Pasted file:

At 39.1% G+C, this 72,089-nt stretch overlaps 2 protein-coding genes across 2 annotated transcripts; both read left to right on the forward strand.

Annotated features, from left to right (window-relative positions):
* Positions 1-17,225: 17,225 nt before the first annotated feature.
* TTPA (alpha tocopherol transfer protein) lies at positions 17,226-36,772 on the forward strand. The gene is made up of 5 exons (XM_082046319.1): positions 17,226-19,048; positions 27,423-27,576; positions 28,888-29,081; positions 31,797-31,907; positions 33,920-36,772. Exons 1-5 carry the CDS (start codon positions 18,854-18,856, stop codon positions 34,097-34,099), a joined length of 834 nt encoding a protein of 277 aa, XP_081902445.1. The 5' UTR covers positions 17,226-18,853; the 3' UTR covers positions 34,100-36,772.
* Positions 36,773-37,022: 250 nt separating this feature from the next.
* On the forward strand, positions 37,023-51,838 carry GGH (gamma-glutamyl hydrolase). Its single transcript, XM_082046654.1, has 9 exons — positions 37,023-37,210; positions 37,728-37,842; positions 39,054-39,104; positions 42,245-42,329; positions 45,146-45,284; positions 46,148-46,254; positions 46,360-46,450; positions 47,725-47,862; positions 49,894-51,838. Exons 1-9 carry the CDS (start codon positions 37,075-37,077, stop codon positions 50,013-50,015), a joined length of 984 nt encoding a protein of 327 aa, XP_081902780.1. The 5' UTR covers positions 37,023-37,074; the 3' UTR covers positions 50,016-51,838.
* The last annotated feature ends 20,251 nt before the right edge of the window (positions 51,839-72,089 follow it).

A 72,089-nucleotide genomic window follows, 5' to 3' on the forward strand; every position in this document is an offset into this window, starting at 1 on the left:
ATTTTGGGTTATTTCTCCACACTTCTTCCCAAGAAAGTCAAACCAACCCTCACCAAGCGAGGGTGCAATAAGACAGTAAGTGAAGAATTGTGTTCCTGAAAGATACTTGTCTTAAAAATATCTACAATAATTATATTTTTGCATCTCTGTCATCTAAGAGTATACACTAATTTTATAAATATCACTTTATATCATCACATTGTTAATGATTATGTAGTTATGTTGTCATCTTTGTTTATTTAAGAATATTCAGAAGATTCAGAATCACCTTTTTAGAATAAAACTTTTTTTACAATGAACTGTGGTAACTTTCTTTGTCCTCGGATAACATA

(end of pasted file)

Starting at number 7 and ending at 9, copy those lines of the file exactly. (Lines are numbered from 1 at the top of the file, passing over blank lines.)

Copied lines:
* The last annotated feature ends 20,251 nt before the right edge of the window (positions 51,839-72,089 follow it).

A 72,089-nucleotide genomic window follows, 5' to 3' on the forward strand; every position in this document is an offset into this window, starting at 1 on the left:
ATTTTGGGTTATTTCTCCACACTTCTTCCCAAGAAAGTCAAACCAACCCTCACCAAGCGAGGGTGCAATAAGACAGTAAGTGAAGAATTGTGTTCCTGAAAGATACTTGTCTTAAAAATATCTACAATAATTATATTTTTGCATCTCTGTCATCTAAGAGTATACACTAATTTTATAAATATCACTTTATATCATCACATTGTTAATGATTATGTAGTTATGTTGTCATCTTTGTTTATTTAAGAATATTCAGAAGATTCAGAATCACCTTTTTAGAATAAAACTTTTTTTACAATGAACTGTGGTAACTTTCTTTGTCCTCGGATAACATA